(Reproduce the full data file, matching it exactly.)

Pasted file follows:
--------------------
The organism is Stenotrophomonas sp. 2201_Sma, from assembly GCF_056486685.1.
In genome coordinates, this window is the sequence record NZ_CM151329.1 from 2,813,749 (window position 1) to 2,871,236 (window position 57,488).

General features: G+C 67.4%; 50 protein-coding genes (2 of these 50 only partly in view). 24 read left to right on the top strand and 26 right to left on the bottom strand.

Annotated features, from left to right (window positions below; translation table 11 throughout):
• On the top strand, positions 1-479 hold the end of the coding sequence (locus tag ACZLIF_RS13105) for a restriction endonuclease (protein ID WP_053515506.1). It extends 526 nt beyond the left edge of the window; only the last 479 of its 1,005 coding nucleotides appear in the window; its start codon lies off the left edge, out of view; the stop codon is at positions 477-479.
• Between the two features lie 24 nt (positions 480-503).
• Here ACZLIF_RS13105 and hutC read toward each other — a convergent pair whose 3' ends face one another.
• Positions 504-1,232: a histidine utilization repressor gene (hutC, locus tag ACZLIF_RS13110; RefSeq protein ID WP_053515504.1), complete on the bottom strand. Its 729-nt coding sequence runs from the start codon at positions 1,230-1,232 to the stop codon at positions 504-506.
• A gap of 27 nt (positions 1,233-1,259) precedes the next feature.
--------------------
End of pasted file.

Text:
The organism is Stenotrophomonas sp. 2201_Sma, from assembly GCF_056486685.1.
In genome coordinates, this window is the sequence record NZ_CM151329.1 from 2,813,749 (window position 1) to 2,871,236 (window position 57,488).

General features: G+C 67.4%; 50 protein-coding genes (2 of these 50 only partly in view). 24 read left to right on the top strand and 26 right to left on the bottom strand.

Annotated features, from left to right (window positions below; translation table 11 throughout):
• On the top strand, positions 1-479 hold the end of the coding sequence (locus tag ACZLIF_RS13105) for a restriction endonuclease (protein ID WP_053515506.1). It extends 526 nt beyond the left edge of the window; only the last 479 of its 1,005 coding nucleotides appear in the window; its start codon lies off the left edge, out of view; the stop codon is at positions 477-479.
• Between the two features lie 24 nt (positions 480-503).
• Here ACZLIF_RS13105 and hutC read toward each other — a convergent pair whose 3' ends face one another.
• Positions 504-1,232: a histidine utilization repressor gene (hutC, locus tag ACZLIF_RS13110; RefSeq protein ID WP_053515504.1), complete on the bottom strand. Its 729-nt coding sequence runs from the start codon at positions 1,230-1,232 to the stop codon at positions 504-506.
• A gap of 27 nt (positions 1,233-1,259) precedes the next feature.